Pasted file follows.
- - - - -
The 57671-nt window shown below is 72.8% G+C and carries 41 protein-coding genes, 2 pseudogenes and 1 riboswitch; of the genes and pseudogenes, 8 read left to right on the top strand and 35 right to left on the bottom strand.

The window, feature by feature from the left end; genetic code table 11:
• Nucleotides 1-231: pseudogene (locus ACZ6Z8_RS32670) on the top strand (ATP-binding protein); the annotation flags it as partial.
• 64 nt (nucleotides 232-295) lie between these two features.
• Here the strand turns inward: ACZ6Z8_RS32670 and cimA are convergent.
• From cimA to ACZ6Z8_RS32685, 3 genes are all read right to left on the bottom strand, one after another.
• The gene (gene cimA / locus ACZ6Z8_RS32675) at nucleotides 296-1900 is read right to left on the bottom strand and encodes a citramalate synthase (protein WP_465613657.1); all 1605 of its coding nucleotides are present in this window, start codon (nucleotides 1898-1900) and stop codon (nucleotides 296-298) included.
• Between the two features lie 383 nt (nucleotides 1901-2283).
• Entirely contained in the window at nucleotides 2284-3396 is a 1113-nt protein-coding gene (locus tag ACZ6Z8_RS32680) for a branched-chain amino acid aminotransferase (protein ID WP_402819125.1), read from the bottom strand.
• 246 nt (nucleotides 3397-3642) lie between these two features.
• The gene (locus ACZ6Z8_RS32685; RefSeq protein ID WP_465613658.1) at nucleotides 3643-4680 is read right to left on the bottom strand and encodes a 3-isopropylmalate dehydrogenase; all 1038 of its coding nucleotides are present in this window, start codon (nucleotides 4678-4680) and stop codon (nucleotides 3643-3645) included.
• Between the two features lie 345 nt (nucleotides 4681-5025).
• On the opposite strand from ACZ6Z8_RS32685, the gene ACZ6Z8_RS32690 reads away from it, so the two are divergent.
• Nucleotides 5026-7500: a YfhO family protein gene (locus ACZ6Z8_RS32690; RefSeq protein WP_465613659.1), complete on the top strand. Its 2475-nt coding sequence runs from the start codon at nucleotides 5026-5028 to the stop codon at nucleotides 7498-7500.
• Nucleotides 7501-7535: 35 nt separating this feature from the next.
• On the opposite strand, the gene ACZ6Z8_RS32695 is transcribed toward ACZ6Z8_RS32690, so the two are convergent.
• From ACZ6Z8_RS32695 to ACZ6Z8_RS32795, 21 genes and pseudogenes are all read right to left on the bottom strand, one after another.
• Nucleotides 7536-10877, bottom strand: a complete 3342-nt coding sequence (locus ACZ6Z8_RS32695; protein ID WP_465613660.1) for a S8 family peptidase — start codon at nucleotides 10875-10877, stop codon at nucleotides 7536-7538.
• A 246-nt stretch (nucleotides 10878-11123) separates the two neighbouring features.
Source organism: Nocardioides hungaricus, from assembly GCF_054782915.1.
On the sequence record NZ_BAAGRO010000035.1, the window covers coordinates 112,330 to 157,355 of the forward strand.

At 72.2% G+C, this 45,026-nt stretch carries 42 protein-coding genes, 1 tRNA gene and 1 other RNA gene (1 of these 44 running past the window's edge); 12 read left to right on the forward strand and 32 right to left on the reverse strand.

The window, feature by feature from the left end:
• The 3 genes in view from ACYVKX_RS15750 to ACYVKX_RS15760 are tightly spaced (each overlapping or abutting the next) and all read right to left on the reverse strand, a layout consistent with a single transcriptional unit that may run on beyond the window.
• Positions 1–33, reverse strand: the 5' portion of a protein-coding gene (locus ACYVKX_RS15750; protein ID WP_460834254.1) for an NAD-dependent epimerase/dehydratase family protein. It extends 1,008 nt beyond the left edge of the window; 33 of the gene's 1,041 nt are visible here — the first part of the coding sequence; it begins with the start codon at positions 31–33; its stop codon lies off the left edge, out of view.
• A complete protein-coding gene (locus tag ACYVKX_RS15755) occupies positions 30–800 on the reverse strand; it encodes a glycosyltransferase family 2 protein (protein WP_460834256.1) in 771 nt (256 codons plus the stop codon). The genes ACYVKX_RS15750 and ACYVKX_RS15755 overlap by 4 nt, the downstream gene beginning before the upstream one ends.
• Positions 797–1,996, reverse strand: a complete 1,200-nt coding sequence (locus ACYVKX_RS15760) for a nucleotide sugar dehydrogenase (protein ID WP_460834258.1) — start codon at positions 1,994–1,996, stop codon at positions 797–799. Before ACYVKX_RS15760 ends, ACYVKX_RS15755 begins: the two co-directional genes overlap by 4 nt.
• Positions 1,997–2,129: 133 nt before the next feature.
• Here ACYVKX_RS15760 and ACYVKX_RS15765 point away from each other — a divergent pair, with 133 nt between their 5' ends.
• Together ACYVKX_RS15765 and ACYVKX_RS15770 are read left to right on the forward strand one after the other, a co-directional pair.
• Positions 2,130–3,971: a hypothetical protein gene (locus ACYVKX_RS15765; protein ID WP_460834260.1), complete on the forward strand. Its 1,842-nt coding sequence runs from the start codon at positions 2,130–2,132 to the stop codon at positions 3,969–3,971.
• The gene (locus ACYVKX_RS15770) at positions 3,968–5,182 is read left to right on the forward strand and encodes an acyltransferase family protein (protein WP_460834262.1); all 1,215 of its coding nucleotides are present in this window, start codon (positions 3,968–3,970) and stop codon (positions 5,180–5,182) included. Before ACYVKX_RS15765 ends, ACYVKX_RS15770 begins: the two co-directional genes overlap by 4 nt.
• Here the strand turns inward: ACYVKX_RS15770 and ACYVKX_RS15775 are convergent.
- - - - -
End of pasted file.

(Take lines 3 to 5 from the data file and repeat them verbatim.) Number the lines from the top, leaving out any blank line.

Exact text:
• Nucleotides 1-231: pseudogene (locus ACZ6Z8_RS32670) on the top strand (ATP-binding protein); the annotation flags it as partial.
• 64 nt (nucleotides 232-295) lie between these two features.
• Here the strand turns inward: ACZ6Z8_RS32670 and cimA are convergent.